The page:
Rosenthal directs this graceful coming-of-ager

Nearing Grace

on October 13, 2006 by Wade Major
As coming-of-age films go, there's nothing necessarily new or unique about Nearing Grace, directed by Rick Rosenthal and adapted by Jacob Aaron Estes ( Mean Creek ) from the Scott Summer novel Nearing's Grace, except for the fact that it's so exceptionally well done, so exceedingly well-cast that it makes one realize how few such films actually succeed at all.

It's crazy enough being a teenager in 1979 suburban New Jersey, what with girl troubles, an uncertain future and the residual allure of a ‘60s lifestyle model that's fast nearing the end of its shelf life. But for Henry Nearing (Gregory Smith of TV's Everwood ), it all pales in comparison to the precipitous collapse of his family in the aftermath of his mother's death. Father Shep (David Morse) has retreated from normal life to become a dour, motorcycle-riding relic of a hippie while an elder brother Blair (David Moscow) has become an expert at running away, both literally and through the aid of controlled substances. Hormones are having their way with Henry, too, drawing him inexorably to the manipulative bad girl, Grace (Jordana Brewster), and rendering him unable to requite the affections of childhood friend Merna (Ashley Johnson), otherwise clearly his perfect match. But Henry is a sturdier soul than even he gives himself credit for, and before senior year is done, he'll be well on his way to understanding, if ever so slightly, what life and love are really all about.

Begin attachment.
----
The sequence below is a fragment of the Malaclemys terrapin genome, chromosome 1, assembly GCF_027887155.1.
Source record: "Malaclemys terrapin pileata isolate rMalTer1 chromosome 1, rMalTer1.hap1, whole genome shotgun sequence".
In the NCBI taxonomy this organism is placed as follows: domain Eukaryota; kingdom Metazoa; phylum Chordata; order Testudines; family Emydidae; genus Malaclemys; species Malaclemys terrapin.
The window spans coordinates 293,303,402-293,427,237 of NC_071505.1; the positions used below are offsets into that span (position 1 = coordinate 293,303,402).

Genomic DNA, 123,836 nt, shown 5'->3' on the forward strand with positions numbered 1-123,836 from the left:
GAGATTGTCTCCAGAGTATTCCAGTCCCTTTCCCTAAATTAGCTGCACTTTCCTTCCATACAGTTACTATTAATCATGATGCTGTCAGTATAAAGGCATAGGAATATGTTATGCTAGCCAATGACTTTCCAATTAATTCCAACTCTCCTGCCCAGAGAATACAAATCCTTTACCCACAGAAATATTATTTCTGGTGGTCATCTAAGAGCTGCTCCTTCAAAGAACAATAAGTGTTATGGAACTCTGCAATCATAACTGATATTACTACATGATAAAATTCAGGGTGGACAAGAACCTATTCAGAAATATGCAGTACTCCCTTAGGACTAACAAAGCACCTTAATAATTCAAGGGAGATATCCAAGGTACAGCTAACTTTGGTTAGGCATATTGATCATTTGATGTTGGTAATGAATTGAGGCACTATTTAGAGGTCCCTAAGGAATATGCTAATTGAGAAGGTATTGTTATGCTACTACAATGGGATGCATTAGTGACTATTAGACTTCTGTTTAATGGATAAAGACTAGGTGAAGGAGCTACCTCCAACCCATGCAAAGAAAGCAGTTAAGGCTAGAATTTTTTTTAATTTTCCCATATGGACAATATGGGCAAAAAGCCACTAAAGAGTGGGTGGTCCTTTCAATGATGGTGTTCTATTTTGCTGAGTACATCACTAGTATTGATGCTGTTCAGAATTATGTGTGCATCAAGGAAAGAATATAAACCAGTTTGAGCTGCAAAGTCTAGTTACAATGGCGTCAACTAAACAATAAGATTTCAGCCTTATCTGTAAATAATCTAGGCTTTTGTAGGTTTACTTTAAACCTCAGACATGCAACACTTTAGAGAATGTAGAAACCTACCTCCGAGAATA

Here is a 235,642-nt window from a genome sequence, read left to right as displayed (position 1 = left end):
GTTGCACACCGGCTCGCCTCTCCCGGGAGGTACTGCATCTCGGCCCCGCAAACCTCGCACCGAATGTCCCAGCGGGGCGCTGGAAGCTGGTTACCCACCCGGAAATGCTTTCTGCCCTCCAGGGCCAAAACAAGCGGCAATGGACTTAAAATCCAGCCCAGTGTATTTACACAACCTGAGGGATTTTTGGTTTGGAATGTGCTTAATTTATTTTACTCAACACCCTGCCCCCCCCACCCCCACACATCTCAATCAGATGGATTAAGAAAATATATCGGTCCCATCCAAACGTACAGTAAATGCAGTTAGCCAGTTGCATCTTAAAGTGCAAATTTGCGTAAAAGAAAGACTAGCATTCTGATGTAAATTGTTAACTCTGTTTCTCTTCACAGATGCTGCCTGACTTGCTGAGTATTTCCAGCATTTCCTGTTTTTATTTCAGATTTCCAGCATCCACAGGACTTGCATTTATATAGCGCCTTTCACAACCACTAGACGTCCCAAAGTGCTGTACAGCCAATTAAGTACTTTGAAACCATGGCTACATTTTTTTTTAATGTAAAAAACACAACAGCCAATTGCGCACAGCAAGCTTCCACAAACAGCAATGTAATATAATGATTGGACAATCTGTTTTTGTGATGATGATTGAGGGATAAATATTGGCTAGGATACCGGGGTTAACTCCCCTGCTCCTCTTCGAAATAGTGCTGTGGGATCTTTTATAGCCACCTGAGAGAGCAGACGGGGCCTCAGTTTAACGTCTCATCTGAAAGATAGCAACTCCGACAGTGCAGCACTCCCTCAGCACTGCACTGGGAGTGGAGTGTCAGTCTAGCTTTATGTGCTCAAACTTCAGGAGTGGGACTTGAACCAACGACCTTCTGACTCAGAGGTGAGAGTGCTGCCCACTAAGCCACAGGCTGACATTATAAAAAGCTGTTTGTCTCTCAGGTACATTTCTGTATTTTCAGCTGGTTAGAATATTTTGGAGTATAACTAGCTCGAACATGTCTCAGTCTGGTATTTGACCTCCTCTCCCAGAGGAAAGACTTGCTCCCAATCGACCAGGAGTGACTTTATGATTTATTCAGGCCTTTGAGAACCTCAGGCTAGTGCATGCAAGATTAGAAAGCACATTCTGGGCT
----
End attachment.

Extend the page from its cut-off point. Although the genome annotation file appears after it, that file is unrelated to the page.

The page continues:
Notwithstanding the familiar Pretty in Pink love triangulation, Nearing Grace is a wise and profoundly evocative film, a soulful remembrance of a forgotten, transitional generation wedged unceremoniously between Baby Boomers and Gen-X. It's a time that director Rick Rosenthal -- who came of age as a filmmaker around the same time -- clearly knows and remembers well. Rosenthal, too, has gone through a variety of transitions in his career, beginning with Halloween II, the acclaimed Bad Boys, one of Sean Penn's first major starring parts, and American Dreamer.

And with the help of Estes' sensitive, restrained adaptation and a surprisingly strong cast of young actors, each seemingly blessed with insights far beyond their years, Rosenthal is able to capture an elusive sense of feeling rare for a movie, much less a coming-of-age film. For Henry isn't so much an adolescent striving for adulthood as he is a nascent human being struggling with the clay that builds character. What most such films interpret as purely hormonal, Rosenthal and Estes see as philosophical -- and that, for those who've long since managed to get a handle on heir chemical natures, but not their actual natures, is the real essence of what it means to finally, at long last, come of age. Distributor: Whitewater
Cast: Gregory Smith, Jordana Brewster, David Morse, Ashley Johnson, David Moscow and Chad Faust
Director: Rick Rosenthal
Screenwriter: Jacob Aaron Estes
Producers: Rick Rosenthal, Susan Johnson and Tracy Underwood
Genre: Drama
Rating: R for drug use, language and sexual content
Running time: 105 min.
Release date: October 13 ltd

Tags: Gregory Smith, Jordana Brewster, David Morse, Ashley Johnson, David Moscow, Chad Faust, Rick Rosenthal, Jacob Aaron Estes, Susan Johnson, Tracy Underwood, Drama, philsophical, adolsecent, evocative, generation, motorcycle, teenage

read all Reviews »


No comments were posted.

What do you think?